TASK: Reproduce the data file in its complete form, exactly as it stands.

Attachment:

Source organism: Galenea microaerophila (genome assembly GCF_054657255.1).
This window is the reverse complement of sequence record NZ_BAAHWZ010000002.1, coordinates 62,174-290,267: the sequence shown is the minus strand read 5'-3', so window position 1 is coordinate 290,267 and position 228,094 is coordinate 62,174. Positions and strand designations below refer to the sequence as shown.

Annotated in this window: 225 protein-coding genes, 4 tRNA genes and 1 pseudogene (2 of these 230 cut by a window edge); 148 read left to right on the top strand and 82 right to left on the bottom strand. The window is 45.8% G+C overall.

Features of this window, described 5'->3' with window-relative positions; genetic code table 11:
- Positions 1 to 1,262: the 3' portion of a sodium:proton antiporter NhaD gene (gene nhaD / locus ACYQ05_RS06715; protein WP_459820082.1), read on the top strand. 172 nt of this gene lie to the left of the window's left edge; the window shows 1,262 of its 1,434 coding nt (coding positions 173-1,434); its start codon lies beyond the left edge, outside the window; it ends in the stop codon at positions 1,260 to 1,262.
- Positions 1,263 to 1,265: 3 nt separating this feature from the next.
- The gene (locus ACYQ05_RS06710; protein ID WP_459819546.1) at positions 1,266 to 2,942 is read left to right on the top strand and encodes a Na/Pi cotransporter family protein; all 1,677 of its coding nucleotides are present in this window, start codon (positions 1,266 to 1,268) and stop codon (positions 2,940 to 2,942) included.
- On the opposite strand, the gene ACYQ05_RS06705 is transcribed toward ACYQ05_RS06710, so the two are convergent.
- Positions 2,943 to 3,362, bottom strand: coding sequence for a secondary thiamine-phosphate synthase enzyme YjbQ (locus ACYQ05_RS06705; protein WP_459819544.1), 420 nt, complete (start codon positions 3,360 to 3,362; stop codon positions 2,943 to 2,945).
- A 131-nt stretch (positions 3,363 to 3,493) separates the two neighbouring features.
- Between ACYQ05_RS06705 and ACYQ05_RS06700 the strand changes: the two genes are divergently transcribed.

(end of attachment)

Source organism: Galenea microaerophila (genome assembly GCF_054657255.1).
This window is the reverse complement of sequence record NZ_BAAHWZ010000002.1, coordinates 62,174-290,267: the sequence shown is the minus strand read 5'-3', so window position 1 is coordinate 290,267 and position 228,094 is coordinate 62,174. Positions and strand designations below refer to the sequence as shown.

Annotated in this window: 225 protein-coding genes, 4 tRNA genes and 1 pseudogene (2 of these 230 cut by a window edge); 148 read left to right on the top strand and 82 right to left on the bottom strand. The window is 45.8% G+C overall.

Features of this window, described 5'->3' with window-relative positions; genetic code table 11:
- Positions 1 to 1,262: the 3' portion of a sodium:proton antiporter NhaD gene (gene nhaD / locus ACYQ05_RS06715; protein WP_459820082.1), read on the top strand. 172 nt of this gene lie to the left of the window's left edge; the window shows 1,262 of its 1,434 coding nt (coding positions 173-1,434); its start codon lies beyond the left edge, outside the window; it ends in the stop codon at positions 1,260 to 1,262.
- Positions 1,263 to 1,265: 3 nt separating this feature from the next.
- The gene (locus ACYQ05_RS06710; protein ID WP_459819546.1) at positions 1,266 to 2,942 is read left to right on the top strand and encodes a Na/Pi cotransporter family protein; all 1,677 of its coding nucleotides are present in this window, start codon (positions 1,266 to 1,268) and stop codon (positions 2,940 to 2,942) included.
- On the opposite strand, the gene ACYQ05_RS06705 is transcribed toward ACYQ05_RS06710, so the two are convergent.
- Positions 2,943 to 3,362, bottom strand: coding sequence for a secondary thiamine-phosphate synthase enzyme YjbQ (locus ACYQ05_RS06705; protein WP_459819544.1), 420 nt, complete (start codon positions 3,360 to 3,362; stop codon positions 2,943 to 2,945).
- A 131-nt stretch (positions 3,363 to 3,493) separates the two neighbouring features.
- Between ACYQ05_RS06705 and ACYQ05_RS06700 the strand changes: the two genes are divergently transcribed.